What is the mortgage stress test and how is it changing?

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The Liberals’ fall economic statement includes a new “Canada Mortgage Charter” with a new set of rules for federally regulated mortgage lenders. One of the changes will be a slight modification to the current “stress test” regime.

What’s the stress test?

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Federally regulated lenders (such as big banks) are required to ensure that potential borrowers could afford their mortgage if rates were to be either 5.25 per cent (a number set in June of 2021) or two per cent higher than they are currently. (Since rates have risen to between six and seven per cent in recent months, that 5.25 figure is essentially moot.)

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So if your mortgage were to have an interest rate of seven per cent, you’d need to be able to afford payments even if it went to nine per cent. As things stand, you need to retake the stress test if you switch to a mortgage with a new provider, but not if you stay with your current provider.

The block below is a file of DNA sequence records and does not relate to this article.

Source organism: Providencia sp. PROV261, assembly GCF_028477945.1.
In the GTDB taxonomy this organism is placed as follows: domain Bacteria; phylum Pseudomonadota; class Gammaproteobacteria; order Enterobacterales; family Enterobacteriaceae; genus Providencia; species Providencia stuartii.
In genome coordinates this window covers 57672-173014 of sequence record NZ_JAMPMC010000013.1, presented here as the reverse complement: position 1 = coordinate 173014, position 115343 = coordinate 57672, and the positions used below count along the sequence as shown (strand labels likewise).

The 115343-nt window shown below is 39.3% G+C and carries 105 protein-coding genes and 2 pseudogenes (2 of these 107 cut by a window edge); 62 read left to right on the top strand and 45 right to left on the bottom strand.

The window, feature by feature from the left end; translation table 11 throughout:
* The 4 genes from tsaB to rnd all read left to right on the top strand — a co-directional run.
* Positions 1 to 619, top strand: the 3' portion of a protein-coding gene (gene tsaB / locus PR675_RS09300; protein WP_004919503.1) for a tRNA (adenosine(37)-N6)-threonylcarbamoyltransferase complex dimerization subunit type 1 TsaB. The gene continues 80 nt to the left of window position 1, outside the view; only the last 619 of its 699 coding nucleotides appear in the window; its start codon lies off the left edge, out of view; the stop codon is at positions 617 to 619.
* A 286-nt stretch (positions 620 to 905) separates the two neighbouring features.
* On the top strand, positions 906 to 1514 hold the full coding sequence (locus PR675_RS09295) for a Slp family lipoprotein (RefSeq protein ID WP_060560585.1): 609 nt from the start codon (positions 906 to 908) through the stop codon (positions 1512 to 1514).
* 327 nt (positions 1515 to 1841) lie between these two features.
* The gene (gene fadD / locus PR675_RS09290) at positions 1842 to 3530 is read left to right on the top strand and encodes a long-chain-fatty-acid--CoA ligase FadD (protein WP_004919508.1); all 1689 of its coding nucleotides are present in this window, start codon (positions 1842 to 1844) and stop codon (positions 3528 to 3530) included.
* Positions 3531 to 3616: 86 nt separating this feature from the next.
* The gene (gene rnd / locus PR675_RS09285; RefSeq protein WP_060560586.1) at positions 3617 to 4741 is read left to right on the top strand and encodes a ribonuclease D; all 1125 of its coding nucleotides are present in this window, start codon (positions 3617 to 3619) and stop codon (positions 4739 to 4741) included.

What if you fail the stress test?

If you can’t pass the stress test based on your income, you can’t get a mortgage from a federally regulated lender. You may still be able to get a loan from a private mortgage lender, however.

What’s the change?

The update will remove the stress test requirement for all mortgage renewals, including in cases where someone is switching lenders.

How does that make things different for borrowers?

Currently, if you’re worried about not being able to pass the stress test, you may feel pressure to stay with your existing lender, even if they don’t have the most competitive rates.

“They’re going to up your rate because you can’t go anywhere else,” says Dan Eisner, founder and CEO of True North Mortgage. “That’s a real fear, especially with the rates much higher.”

Is it really a big deal?

Probably not, provided you’re in decent fiscal shape and/or have paid down a  significant part of your principal, but it does still make it less of a hassle to shop around for new rates.

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